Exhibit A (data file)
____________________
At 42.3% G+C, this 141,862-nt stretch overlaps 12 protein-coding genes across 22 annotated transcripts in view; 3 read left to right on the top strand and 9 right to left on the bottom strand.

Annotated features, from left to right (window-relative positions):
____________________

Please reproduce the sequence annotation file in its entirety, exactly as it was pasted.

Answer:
At 42.3% G+C, this 141,862-nt stretch overlaps 12 protein-coding genes across 22 annotated transcripts in view; 3 read left to right on the top strand and 9 right to left on the bottom strand.

Annotated features, from left to right (window-relative positions):